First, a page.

Suddenly, the Sun erupts a filament!

Published: Wednesday, 04 July 2018


In most cases, the appearance of the flare ribbons in the solar atmosphere is related to the rising and eruption of a solar filament. This can occur suddenly. EST will help to understand this rapid phenomenon, writes Dr. Francesca Zuccarello from University of Catania (Italy).

 

Eruption of a dark filament during a solar flare. Credit: Peter Keys (QUB, UK). Data taken by the ROSA instrument at the Dunn Solar Telescope in Sacramento Peak (USA).


In most cases the appearance of the flare ribbons in the solar atmosphere is related to the rising and eruption of a solar filament. Filaments (or prominences when observed at the solar limb) are plasma condensations characterized by a lower temperature and a higher density with respect to the surrounding atmosphere. They are located along the polarity inversion line that separates opposite magnetic polarities.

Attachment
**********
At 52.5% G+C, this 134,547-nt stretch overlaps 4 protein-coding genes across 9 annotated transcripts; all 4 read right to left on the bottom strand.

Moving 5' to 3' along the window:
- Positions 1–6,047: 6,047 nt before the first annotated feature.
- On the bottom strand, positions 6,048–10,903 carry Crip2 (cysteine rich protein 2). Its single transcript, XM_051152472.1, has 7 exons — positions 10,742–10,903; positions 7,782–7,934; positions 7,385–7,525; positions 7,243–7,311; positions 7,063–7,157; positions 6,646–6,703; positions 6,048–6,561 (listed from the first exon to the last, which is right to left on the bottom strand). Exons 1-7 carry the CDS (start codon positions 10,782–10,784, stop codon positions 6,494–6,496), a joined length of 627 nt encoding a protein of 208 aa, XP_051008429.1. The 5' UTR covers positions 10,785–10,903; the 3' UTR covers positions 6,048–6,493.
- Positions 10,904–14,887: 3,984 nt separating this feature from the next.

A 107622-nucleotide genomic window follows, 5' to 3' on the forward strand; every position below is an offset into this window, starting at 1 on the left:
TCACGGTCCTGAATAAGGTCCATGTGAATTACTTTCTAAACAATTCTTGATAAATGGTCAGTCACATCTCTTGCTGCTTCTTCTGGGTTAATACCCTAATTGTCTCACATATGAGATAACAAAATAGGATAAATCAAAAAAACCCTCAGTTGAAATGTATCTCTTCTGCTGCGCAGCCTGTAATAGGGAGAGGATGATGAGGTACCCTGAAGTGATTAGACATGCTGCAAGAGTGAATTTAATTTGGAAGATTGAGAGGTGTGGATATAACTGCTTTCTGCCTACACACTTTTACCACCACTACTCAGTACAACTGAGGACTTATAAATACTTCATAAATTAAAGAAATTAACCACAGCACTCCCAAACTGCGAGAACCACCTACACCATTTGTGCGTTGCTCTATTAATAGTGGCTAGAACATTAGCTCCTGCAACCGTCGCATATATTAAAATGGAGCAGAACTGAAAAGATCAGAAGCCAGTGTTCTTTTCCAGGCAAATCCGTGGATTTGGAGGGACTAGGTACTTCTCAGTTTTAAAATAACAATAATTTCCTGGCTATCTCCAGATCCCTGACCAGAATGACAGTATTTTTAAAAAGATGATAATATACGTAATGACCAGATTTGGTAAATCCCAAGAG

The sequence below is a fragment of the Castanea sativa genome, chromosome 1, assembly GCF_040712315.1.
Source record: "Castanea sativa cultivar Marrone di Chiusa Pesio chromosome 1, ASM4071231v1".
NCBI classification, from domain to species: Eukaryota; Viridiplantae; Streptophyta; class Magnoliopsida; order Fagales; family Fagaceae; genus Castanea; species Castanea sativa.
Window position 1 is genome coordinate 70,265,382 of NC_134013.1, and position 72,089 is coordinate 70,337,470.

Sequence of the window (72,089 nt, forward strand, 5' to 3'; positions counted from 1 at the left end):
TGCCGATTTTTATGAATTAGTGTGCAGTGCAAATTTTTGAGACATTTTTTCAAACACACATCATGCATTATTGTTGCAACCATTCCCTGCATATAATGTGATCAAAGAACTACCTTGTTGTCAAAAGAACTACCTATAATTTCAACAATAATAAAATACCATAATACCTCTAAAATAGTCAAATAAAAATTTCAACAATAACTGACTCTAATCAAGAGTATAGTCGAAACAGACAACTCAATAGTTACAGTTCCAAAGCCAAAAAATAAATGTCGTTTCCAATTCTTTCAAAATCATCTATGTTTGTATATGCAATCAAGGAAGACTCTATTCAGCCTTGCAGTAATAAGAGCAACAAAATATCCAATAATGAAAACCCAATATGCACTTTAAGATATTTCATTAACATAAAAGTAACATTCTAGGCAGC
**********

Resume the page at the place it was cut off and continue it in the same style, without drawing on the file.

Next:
The movie shows the development of ribbons in the chromosphere and the eruption of a (dark) filament during a flare that occurred on 7 November 2014. In turn, the eruption of a filament can be associated with coronal mass ejections (CMEs) that will propagate in the interplanetary space and, in some circumstances, can affect the Earth’s magnetic field and cause aurorae.

The sequence “filament eruption – flare – CME” can occur suddenly: a filament that was quietly sitting in an active region for hours/days gets destabilized and erupts in a few tens of minutes. Many models have been considered to explain these phenomena (mainly involving magnetic reconnection), but in order to really understand what can cause such rapid and sudden phenomena, we need a telescope with a large aperture, like the 4-m European Solar Telescope!

 

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